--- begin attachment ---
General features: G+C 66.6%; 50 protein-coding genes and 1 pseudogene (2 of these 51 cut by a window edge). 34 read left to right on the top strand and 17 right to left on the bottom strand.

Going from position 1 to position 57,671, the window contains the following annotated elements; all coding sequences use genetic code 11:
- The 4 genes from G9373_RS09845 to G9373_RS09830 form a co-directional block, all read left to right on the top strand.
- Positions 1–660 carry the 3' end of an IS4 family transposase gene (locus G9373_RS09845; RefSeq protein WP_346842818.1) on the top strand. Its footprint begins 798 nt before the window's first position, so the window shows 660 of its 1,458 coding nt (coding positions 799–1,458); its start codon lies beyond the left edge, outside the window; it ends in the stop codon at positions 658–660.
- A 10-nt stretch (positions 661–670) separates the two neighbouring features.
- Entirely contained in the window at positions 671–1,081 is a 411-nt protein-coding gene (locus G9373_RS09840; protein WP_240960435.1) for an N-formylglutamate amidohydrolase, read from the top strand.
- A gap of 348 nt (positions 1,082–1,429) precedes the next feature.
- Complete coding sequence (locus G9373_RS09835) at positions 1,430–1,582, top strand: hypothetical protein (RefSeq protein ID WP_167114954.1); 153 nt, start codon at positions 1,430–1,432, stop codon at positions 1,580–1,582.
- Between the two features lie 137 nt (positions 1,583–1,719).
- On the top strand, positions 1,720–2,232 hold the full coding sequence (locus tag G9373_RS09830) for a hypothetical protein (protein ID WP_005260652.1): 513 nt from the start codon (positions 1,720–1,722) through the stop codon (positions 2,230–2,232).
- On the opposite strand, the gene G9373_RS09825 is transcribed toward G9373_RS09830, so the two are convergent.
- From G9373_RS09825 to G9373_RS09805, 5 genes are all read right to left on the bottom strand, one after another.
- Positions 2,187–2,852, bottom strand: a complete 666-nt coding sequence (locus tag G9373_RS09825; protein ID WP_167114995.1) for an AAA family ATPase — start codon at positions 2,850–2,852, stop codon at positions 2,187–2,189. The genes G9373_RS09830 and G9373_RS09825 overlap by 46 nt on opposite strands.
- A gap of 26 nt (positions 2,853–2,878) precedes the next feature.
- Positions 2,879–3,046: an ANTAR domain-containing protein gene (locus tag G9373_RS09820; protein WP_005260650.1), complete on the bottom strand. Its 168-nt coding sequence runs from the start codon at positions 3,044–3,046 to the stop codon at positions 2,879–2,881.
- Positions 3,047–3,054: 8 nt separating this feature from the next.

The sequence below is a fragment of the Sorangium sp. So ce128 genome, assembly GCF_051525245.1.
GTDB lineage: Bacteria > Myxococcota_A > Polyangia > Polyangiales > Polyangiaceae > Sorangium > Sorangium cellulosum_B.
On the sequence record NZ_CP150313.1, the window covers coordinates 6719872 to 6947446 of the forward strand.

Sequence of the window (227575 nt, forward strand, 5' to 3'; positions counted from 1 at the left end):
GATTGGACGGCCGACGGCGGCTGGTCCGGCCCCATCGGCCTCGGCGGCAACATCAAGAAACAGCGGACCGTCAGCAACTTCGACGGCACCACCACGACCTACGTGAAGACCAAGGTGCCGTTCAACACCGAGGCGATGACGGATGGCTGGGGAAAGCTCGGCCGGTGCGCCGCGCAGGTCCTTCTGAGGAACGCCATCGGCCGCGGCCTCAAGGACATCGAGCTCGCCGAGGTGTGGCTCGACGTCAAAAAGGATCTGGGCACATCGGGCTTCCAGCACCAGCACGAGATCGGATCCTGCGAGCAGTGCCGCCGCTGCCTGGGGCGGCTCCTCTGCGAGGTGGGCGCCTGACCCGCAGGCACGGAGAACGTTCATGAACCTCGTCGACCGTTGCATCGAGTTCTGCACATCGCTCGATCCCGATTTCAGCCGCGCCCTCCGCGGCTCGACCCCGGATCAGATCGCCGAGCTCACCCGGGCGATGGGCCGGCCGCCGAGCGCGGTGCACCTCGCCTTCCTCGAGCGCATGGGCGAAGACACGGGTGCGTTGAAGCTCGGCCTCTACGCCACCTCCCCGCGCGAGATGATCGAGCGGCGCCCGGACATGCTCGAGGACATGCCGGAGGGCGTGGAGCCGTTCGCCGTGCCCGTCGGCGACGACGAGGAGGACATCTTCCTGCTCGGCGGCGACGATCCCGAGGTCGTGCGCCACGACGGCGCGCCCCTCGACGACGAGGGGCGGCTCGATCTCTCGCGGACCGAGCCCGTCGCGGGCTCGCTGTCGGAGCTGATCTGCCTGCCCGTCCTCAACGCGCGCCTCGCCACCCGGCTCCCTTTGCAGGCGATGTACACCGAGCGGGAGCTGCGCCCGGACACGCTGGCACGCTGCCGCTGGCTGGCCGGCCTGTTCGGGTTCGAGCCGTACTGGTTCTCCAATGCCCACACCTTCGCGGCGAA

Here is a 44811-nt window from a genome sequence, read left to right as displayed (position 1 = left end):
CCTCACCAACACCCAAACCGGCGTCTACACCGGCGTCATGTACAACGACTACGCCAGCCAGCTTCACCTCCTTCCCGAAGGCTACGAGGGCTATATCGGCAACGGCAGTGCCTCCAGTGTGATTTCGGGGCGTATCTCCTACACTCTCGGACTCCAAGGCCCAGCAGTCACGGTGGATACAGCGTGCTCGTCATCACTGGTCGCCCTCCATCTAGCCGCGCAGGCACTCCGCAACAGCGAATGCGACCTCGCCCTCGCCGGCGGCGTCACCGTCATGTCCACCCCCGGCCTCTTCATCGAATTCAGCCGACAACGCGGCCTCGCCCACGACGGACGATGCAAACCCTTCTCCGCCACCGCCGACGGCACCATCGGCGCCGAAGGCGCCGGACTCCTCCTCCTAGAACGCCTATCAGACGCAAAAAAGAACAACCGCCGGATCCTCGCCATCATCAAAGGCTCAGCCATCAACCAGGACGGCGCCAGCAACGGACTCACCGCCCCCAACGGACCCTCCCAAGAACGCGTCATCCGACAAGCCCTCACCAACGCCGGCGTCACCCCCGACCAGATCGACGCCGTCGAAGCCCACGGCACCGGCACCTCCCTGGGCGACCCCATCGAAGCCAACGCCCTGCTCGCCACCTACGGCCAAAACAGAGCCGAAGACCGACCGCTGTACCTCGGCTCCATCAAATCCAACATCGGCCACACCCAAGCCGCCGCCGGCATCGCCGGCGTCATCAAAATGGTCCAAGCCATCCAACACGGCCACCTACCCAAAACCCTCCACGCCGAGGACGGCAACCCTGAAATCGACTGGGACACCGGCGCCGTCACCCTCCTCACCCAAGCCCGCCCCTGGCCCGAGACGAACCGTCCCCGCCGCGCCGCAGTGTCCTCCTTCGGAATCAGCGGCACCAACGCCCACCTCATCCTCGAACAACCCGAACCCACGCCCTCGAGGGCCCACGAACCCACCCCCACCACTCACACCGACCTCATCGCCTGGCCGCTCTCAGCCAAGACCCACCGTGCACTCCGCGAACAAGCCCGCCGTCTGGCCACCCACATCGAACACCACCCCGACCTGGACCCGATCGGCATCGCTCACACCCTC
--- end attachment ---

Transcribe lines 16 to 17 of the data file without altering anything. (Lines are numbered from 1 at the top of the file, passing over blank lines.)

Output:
- Positions 3,047–3,054: 8 nt separating this feature from the next.

The sequence below is a fragment of the Sorangium sp. So ce128 genome, assembly GCF_051525245.1.